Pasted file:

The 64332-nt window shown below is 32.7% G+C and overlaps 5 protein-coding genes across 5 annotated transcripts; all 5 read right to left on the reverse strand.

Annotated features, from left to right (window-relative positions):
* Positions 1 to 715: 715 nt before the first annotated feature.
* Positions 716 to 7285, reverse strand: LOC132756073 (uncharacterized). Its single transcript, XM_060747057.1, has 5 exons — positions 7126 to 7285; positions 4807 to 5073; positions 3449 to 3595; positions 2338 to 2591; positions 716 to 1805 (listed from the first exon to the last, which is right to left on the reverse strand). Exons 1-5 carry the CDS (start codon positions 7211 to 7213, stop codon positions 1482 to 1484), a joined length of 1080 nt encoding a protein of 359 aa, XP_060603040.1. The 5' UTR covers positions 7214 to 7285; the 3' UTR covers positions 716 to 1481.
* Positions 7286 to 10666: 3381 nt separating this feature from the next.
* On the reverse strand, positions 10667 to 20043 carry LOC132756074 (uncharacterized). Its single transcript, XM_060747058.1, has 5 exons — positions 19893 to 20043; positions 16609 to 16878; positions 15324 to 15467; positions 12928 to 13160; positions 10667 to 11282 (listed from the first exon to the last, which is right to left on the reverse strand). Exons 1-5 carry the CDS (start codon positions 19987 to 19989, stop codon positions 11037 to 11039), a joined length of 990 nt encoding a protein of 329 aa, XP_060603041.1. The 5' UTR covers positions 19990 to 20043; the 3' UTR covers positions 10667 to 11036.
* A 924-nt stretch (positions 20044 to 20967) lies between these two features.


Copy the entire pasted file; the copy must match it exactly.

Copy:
The 64332-nt window shown below is 32.7% G+C and overlaps 5 protein-coding genes across 5 annotated transcripts; all 5 read right to left on the reverse strand.

Annotated features, from left to right (window-relative positions):
* Positions 1 to 715: 715 nt before the first annotated feature.
* Positions 716 to 7285, reverse strand: LOC132756073 (uncharacterized). Its single transcript, XM_060747057.1, has 5 exons — positions 7126 to 7285; positions 4807 to 5073; positions 3449 to 3595; positions 2338 to 2591; positions 716 to 1805 (listed from the first exon to the last, which is right to left on the reverse strand). Exons 1-5 carry the CDS (start codon positions 7211 to 7213, stop codon positions 1482 to 1484), a joined length of 1080 nt encoding a protein of 359 aa, XP_060603040.1. The 5' UTR covers positions 7214 to 7285; the 3' UTR covers positions 716 to 1481.
* Positions 7286 to 10666: 3381 nt separating this feature from the next.
* On the reverse strand, positions 10667 to 20043 carry LOC132756074 (uncharacterized). Its single transcript, XM_060747058.1, has 5 exons — positions 19893 to 20043; positions 16609 to 16878; positions 15324 to 15467; positions 12928 to 13160; positions 10667 to 11282 (listed from the first exon to the last, which is right to left on the reverse strand). Exons 1-5 carry the CDS (start codon positions 19987 to 19989, stop codon positions 11037 to 11039), a joined length of 990 nt encoding a protein of 329 aa, XP_060603041.1. The 5' UTR covers positions 19990 to 20043; the 3' UTR covers positions 10667 to 11036.
* A 924-nt stretch (positions 20044 to 20967) lies between these two features.